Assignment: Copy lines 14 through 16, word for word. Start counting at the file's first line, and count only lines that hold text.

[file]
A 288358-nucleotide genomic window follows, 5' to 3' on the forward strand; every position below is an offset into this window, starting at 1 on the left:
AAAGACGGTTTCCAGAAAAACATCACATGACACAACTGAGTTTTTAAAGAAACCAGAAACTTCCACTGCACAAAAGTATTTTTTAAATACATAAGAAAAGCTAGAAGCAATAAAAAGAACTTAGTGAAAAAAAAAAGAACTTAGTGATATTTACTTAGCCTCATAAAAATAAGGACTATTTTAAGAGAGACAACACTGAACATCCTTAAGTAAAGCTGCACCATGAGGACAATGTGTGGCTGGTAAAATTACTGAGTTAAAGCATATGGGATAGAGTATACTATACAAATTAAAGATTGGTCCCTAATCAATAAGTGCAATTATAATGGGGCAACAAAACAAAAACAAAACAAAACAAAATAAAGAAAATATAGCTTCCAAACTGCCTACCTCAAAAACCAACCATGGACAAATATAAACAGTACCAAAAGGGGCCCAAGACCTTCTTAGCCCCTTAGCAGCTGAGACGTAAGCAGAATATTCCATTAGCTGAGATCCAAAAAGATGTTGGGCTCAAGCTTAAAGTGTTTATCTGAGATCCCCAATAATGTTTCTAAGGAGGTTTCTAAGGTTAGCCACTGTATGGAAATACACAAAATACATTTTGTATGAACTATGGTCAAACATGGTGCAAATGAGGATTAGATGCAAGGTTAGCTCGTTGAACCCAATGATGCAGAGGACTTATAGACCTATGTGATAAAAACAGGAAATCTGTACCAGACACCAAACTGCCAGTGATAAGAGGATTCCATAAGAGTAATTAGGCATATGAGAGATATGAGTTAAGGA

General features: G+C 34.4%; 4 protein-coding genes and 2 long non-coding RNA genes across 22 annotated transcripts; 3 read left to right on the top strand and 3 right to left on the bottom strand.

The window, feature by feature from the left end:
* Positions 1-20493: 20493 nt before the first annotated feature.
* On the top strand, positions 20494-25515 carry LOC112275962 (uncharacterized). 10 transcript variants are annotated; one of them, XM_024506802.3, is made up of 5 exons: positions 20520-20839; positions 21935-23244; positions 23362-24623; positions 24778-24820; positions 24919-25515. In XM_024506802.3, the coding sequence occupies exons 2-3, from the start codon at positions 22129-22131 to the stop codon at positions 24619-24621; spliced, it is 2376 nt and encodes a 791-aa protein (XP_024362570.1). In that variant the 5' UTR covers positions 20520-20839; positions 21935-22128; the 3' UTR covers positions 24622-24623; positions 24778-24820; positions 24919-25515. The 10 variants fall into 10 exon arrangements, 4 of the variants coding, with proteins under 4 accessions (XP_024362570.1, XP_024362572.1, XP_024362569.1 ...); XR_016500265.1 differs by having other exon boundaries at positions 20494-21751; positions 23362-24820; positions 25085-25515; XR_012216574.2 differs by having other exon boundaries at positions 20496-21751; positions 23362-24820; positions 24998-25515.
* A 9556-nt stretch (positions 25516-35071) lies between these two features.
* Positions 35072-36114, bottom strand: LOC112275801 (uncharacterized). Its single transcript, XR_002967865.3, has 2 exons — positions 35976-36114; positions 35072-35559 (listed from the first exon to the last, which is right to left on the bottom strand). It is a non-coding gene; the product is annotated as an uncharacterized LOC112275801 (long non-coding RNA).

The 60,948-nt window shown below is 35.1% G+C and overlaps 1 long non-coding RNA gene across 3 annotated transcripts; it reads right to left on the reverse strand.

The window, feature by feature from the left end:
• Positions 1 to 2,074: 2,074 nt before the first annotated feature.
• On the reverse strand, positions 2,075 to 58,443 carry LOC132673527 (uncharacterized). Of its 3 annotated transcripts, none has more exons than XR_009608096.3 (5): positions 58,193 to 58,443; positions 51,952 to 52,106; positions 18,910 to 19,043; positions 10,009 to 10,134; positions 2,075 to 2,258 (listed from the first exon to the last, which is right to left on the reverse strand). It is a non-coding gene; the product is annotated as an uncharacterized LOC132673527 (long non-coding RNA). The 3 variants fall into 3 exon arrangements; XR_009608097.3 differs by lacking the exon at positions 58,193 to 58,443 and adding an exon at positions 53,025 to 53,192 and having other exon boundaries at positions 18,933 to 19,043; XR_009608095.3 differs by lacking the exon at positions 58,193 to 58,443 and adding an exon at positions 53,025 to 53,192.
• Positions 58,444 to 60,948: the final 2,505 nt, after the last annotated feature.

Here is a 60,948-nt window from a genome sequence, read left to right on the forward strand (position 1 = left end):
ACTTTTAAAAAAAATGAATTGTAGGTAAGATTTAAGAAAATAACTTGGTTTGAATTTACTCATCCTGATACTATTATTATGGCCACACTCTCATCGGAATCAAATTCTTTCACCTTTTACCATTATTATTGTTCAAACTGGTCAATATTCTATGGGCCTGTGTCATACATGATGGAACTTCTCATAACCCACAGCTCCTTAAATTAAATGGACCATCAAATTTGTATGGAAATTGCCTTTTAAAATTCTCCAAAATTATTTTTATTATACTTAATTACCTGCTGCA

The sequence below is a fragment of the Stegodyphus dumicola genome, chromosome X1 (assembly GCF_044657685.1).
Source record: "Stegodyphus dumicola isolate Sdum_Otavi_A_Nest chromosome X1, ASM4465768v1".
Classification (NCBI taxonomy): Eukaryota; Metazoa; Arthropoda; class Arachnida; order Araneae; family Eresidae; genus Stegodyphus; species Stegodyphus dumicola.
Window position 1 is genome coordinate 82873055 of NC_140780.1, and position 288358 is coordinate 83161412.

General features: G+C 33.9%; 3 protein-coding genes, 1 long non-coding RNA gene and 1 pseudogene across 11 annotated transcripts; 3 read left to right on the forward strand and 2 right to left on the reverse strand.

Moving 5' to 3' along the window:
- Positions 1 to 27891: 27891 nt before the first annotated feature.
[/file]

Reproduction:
Here is a 60,948-nt window from a genome sequence, read left to right on the forward strand (position 1 = left end):
ACTTTTAAAAAAAATGAATTGTAGGTAAGATTTAAGAAAATAACTTGGTTTGAATTTACTCATCCTGATACTATTATTATGGCCACACTCTCATCGGAATCAAATTCTTTCACCTTTTACCATTATTATTGTTCAAACTGGTCAATATTCTATGGGCCTGTGTCATACATGATGGAACTTCTCATAACCCACAGCTCCTTAAATTAAATGGACCATCAAATTTGTATGGAAATTGCCTTTTAAAATTCTCCAAAATTATTTTTATTATACTTAATTACCTGCTGCA

The sequence below is a fragment of the Stegodyphus dumicola genome, chromosome X1 (assembly GCF_044657685.1).